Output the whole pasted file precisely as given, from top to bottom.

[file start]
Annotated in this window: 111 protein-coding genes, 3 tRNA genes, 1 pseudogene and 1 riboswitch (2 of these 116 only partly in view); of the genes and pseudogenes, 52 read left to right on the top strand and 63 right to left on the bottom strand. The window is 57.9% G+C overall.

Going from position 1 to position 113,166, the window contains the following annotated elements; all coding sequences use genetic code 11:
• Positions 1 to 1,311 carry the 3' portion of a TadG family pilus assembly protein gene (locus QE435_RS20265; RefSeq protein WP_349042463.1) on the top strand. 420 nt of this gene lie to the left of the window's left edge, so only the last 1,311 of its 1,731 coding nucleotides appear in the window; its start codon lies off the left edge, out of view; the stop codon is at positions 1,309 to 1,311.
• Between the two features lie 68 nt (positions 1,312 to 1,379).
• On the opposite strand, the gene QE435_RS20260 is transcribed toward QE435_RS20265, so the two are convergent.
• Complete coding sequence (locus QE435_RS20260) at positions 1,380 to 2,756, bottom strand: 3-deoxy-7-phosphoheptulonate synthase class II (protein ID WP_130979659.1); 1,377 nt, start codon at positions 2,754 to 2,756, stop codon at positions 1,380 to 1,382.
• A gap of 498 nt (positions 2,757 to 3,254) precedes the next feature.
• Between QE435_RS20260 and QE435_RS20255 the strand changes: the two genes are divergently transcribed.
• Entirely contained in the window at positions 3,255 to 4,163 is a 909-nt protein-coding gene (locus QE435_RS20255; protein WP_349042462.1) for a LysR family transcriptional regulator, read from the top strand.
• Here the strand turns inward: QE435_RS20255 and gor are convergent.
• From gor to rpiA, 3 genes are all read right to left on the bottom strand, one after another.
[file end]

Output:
Annotated in this window: 111 protein-coding genes, 3 tRNA genes, 1 pseudogene and 1 riboswitch (2 of these 116 only partly in view); of the genes and pseudogenes, 52 read left to right on the top strand and 63 right to left on the bottom strand. The window is 57.9% G+C overall.

Going from position 1 to position 113,166, the window contains the following annotated elements; all coding sequences use genetic code 11:
• Positions 1 to 1,311 carry the 3' portion of a TadG family pilus assembly protein gene (locus QE435_RS20265; RefSeq protein WP_349042463.1) on the top strand. 420 nt of this gene lie to the left of the window's left edge, so only the last 1,311 of its 1,731 coding nucleotides appear in the window; its start codon lies off the left edge, out of view; the stop codon is at positions 1,309 to 1,311.
• Between the two features lie 68 nt (positions 1,312 to 1,379).
• On the opposite strand, the gene QE435_RS20260 is transcribed toward QE435_RS20265, so the two are convergent.
• Complete coding sequence (locus QE435_RS20260) at positions 1,380 to 2,756, bottom strand: 3-deoxy-7-phosphoheptulonate synthase class II (protein ID WP_130979659.1); 1,377 nt, start codon at positions 2,754 to 2,756, stop codon at positions 1,380 to 1,382.
• A gap of 498 nt (positions 2,757 to 3,254) precedes the next feature.
• Between QE435_RS20260 and QE435_RS20255 the strand changes: the two genes are divergently transcribed.
• Entirely contained in the window at positions 3,255 to 4,163 is a 909-nt protein-coding gene (locus QE435_RS20255; protein WP_349042462.1) for a LysR family transcriptional regulator, read from the top strand.
• Here the strand turns inward: QE435_RS20255 and gor are convergent.
• From gor to rpiA, 3 genes are all read right to left on the bottom strand, one after another.